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NBA Finals: On a night where LeBron James went off, one man, JaVale McGee, was able to stop him

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Golden State Warriors center JaVale McGee (1) scores a basket against the Houston Rockets during Game 3 of the Western Conference Finals at Oracle Arena in Oakland, Calif., on May 20, 2018.(Stan Olszewski/Special to S.F. Examiner)

OAKLAND — It’s took no amount of imagination to think that without designated LeBron James stopper Andre Iguodala, the Golden State Warriors would have a hard time defending the four-time MVP.

But to think that the Warriors — if even briefly — found a man who could give James fits, on a night where he went off for a career-playoff-best 51 points? That’s more than encouraging.

JaVale McGee played just three minutes against the pick-and-roll heavy Houston Rockets in the Western Conference Finals, and all of those came in Game 3. When he was called on to start the second half against James and the Cavaliers in Thursday’s Game 1 of the Western Conference Finals, he gave Golden State exactly what they needed.

“That’s my job, stay ready and be a little booster out there,” McGee said.

In the first half, James went 9-of-11 from the floor for a frighteningly easy 24 points, with barely a challenge from Kevin Durant, who started on him, or from Kevon Looney, David West or Jordan Bell. He expended hardly any energy, and easily rocked into his jumper, drove to the basket untouched and worked the ball around to his teammates, with four assists.

“Bron does a good job on the screen and roll, kind of balancing and unbalancing the floor and in match-ups, and getting a lot of screens to get guys on him,” Durant said. “Then, after that, it’s hard to stop him.”

Enter: McGee, someone who had not guarded James on a single possession this season.

“We just needed a burst,” head coach Steve Kerr said. “We needed some energy. His minutes were important. He helped us get off to that good start in the third quarter.”

With 11:14 to go, and McGee in front of him, James went left and dribbled for three seconds on the left wing, only to find McGee was right there with him. As he dribbled right to the left elbow, McGee was there. He went across the lane, and McGee was there, forcing a bad pass underneath, which turned into a Draymond Green bucket off the break.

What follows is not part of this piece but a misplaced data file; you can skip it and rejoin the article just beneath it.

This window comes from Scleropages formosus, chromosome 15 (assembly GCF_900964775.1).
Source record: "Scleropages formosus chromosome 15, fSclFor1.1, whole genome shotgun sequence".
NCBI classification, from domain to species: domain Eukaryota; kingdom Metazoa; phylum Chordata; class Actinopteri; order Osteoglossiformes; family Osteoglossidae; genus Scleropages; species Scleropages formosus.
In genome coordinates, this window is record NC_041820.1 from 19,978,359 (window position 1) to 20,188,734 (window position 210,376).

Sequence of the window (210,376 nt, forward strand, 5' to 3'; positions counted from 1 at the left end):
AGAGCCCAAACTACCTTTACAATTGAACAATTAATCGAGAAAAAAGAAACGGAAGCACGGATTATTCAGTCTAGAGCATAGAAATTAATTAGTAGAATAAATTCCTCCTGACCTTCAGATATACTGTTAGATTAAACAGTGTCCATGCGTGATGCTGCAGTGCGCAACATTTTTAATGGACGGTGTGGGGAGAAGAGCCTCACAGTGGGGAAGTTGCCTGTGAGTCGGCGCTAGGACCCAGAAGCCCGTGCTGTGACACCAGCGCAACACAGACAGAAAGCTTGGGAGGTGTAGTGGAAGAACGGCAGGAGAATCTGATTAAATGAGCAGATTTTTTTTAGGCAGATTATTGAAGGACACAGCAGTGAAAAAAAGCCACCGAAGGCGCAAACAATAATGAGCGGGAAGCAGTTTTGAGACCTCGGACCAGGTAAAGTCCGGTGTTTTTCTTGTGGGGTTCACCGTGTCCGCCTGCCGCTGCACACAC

“When he puts his head down, he’s hard to stop,” McGee said. “I feel like we did a good job, especially on the other players, also. I feel like that’s really a key — trying to limit LeBron from getting his points, but also making sure that the other players don’t get off.”

McGee slammed home a dunk and made a two-foot lay-up, then got to work again on James, tripping him up before forcing a pass out to Kevin Love for what would be a missed three.

A McGee rebound off a JR Smith spin move turned into a Klay Thompson lay-up off a lob pass from Stephen Curry.

In his five minutes on the floor to start the third quarter, McGee limited James to just two points. In the four minutes after McGee exited, James scored 11, but having expended a lot of energy dealing with McGee, he missed his final five shots of the quarter.

“I thought JaVale did a good job of using his length,” Durant said. “I know as a wing player, when you see a big, you feel like you’ve got so many moves in your bag that you don’t know which one to bring out. I think after a while, LeBron just got a little confused, and it was good that JaVale was better to stay in front of him.”

That reprieve gave the Warriors much-needed breathing room, and arguably slowed James down enough so that he didn’t score 60, which would have changed the tide of a game that was tied at the end of regulation.

“We’ve got to be better next game,” Durant said. “We know he’s going to come out and be super, super aggressive. He made shots tonight and he rebounded well, so we’ve got to try to control that.”

McGee’s night wasn’t all roses, though. Amid the 10-3 run to start the second half, when McGee scored four points in three minutes, he came wide open under the basket, and took an easy pass from Stephen Curry. He went up and was blocked by the front of the rim.

“I was under it. I looked up and . . . oh,” he said. “It happens to the best of us.”

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